Now, imagine this kitten and boy game continuing through many inventive variations including a fair amount of playfulness along with some fearful suspense. Then, add one more twist by replacing the kitten with a bright red balloon and setting it all in the streets of Paris and you have the delightful children’s film “The Red Balloon.”

Director Albert Lamorisse makes his intentions clear in the opening shot. The young boy happens upon a kitten on the sidewalk before moving on to discover his vivid red costar. (“The Red Balloon” was shot in gorgeous Technicolor and the balloon really stands out against the more muted and rainy Paris backdrops. If you’ve only seen Hollywood Technicolor, you owe it to yourself to experience how creatively the French put it to use.) The balloon becomes a newfound pet for the boy.

Lasting a mere 34 minutes, “The Red Balloon” effortlessly develops into a full-fledged story filled with helpful citizens willing to offer their umbrellas to protect the boy and his balloon from the rain. The story also has its villains in the form of seemingly countless jealous other boys. They can be avoided and thwarted for a while, but when they have the boy and his pet balloon cornered and take careful aim with their slingshots the game is up – or is it? The ending is, shall I say, quite memorably uplifting.

After the success of “Duma” last year, we at Cinema 100 put on our thinking caps trying to come up with something else to offer our younger patrons – as well as the kid in all of us – and we happily noticed that this beloved classic was touring on a double-bill with another classic French short from director Lamorisse, “White Mane.”

I feel certain that Carol Ballard was familiar with Lamorisse’s boy and his horse film when he directed his own “The Black Stallion.” Both films fall deeply in love with the graceful movement of running horses and the photography (in “White Mane” it is striking, Italian neo-realistic inspired black and white) richly displays that love in every shot. Both films also present the relationship between boy and horse as a mutually and gradually developing friendship, very poetically expressed.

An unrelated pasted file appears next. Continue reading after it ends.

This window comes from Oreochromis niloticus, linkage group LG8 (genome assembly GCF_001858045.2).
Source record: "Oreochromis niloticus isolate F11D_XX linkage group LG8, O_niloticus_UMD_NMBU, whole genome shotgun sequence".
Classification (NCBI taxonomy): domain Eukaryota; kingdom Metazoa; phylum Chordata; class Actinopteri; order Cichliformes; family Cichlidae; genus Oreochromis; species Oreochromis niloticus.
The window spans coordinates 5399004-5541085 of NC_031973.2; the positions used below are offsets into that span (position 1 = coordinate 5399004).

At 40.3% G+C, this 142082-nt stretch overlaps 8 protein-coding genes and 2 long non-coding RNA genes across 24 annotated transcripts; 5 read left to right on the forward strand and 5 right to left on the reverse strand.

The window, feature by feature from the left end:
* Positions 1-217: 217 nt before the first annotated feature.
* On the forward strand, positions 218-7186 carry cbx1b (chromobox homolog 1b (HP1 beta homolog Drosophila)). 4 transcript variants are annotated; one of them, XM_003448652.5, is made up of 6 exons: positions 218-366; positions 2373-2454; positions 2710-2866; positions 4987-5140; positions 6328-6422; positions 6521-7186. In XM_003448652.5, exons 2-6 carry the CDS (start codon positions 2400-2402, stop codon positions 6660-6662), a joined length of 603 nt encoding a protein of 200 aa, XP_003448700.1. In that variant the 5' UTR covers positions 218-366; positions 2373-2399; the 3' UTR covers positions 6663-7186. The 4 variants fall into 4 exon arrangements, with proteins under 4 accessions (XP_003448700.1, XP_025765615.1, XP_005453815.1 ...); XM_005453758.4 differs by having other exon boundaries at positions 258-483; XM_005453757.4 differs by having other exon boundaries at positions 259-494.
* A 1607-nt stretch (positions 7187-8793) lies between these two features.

And as with “The Red Balloon,” “White Mane” has its villains, this time a band of men depicted as almost pure evil that capture and tame wild horses. They’re just ranchers doing their jobs of course, but the film sees them through the horse infatuated eyes of the young boy, as something to be feared. This leads to a few moments that may prove a bit frightening (so sit close to your kids) including a fight between White Mane and another pent up stallion that is a bit brutal as well as quite remarkable and even beautiful to watch.

Of course, White Mane and the boy prevail and escape the “evil” men. The ending to this 47 minute film isn’t quite as clear as with “The Red Balloon” though. My younger daughter (age 11) sat for a bit after the film was over weighing two possibilities, one happy and one sad. Being a happy kid in general, she settled comfortably on the first option.

This pair of classics makes for a great introduction to French cinema for young movie fans. Both are largely visual poems that play like classic fairytales. They also won’t pose any challenges to young viewers lacking the reading skills for subtitles. “The Red Balloon” is almost wordless and has about 30 words of subtitled French dialog none of which are essential to enjoying the film. “White Mane” is being presented in an English translated version.

So, don’t forget the kids – and don’t forget the popcorn – and settle back for a unique experience, for young and old.